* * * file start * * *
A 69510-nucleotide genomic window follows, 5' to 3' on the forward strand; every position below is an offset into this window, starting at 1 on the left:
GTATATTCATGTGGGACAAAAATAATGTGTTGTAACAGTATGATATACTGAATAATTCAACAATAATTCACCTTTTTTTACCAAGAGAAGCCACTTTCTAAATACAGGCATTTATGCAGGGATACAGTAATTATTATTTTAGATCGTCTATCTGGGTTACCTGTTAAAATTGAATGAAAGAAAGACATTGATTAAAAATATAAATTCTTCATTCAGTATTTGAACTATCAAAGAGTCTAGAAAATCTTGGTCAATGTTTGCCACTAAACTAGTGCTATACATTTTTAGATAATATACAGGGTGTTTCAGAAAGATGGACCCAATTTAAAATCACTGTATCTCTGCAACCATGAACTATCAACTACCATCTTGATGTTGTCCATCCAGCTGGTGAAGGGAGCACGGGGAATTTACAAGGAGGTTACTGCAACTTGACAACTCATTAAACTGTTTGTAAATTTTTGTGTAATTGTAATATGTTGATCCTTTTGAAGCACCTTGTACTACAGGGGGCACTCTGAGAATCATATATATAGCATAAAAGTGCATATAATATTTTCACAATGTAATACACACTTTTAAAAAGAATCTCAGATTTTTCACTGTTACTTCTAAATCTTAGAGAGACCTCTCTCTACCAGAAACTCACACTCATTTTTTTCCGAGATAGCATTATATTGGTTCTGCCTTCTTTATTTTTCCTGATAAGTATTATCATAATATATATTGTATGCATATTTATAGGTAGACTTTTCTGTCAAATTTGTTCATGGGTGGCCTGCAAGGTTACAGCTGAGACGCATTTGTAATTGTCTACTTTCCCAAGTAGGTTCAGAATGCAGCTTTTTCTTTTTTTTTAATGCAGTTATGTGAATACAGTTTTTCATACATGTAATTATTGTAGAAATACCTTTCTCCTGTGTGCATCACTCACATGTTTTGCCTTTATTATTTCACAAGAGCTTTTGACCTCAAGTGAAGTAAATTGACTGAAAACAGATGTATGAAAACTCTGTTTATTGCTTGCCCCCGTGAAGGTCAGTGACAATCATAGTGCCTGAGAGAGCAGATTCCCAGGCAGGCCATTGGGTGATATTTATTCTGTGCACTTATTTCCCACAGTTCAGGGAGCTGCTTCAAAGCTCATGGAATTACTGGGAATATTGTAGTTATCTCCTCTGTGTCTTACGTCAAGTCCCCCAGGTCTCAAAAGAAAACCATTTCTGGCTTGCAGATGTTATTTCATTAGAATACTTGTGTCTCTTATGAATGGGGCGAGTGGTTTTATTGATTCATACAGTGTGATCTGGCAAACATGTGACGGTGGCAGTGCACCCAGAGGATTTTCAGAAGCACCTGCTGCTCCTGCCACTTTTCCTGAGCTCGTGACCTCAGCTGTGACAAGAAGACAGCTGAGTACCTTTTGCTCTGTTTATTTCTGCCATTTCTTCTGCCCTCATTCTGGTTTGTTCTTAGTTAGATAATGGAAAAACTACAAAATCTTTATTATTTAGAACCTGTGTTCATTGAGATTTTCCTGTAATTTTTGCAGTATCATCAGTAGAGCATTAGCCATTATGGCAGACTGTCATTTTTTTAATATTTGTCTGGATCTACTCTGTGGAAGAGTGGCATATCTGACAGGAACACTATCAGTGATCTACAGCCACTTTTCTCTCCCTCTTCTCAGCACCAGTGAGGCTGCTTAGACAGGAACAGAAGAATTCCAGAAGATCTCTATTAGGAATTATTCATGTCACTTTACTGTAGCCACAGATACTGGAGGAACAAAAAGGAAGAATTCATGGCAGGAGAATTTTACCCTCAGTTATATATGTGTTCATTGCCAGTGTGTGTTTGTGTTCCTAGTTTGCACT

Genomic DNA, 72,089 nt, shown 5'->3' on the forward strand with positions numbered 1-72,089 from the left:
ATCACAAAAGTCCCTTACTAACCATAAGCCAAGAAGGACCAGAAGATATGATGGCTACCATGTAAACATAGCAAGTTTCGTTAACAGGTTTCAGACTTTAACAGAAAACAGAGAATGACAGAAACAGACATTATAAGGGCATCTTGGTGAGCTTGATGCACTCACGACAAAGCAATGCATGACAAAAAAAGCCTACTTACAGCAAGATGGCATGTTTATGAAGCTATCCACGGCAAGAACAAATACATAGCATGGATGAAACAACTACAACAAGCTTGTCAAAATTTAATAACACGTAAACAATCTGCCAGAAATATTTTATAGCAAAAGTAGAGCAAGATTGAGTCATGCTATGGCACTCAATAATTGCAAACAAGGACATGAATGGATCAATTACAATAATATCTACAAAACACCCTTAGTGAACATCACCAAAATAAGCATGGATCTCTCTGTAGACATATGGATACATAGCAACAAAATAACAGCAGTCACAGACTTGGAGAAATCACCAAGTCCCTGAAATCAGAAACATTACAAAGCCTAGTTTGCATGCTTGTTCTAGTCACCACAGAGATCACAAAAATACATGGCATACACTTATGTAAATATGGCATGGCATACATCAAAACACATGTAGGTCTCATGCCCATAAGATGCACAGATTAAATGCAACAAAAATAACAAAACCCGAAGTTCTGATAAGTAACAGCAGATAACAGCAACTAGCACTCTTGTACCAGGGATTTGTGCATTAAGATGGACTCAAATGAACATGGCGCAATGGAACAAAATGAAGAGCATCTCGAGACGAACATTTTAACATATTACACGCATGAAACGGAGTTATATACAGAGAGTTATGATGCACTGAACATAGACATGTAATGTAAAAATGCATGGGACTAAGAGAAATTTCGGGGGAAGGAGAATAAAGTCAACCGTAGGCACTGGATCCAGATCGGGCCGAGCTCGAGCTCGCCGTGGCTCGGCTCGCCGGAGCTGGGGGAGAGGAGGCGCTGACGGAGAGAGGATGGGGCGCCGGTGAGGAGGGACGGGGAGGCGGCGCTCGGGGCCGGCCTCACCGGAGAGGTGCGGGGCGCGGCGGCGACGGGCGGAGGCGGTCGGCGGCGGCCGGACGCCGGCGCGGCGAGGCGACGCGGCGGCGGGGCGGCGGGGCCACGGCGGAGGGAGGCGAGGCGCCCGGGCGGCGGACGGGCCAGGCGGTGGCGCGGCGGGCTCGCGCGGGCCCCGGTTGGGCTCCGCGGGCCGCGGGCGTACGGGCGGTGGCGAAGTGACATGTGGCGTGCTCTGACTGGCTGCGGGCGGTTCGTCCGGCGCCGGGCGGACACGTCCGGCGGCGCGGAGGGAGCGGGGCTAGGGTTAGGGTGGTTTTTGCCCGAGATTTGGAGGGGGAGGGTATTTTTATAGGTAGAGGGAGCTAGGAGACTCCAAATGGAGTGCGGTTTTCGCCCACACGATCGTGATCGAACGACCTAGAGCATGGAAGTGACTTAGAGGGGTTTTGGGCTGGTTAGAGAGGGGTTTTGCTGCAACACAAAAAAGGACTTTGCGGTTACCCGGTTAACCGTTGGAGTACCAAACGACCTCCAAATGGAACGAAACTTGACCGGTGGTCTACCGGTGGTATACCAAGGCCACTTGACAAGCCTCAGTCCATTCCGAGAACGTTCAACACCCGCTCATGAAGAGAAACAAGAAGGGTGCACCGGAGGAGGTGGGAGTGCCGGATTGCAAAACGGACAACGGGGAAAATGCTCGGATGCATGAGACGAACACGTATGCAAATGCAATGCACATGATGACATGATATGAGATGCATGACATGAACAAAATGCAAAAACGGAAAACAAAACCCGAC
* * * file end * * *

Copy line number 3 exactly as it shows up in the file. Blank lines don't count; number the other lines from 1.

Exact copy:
Genomic DNA, 72,089 nt, shown 5'->3' on the forward strand with positions numbered 1-72,089 from the left: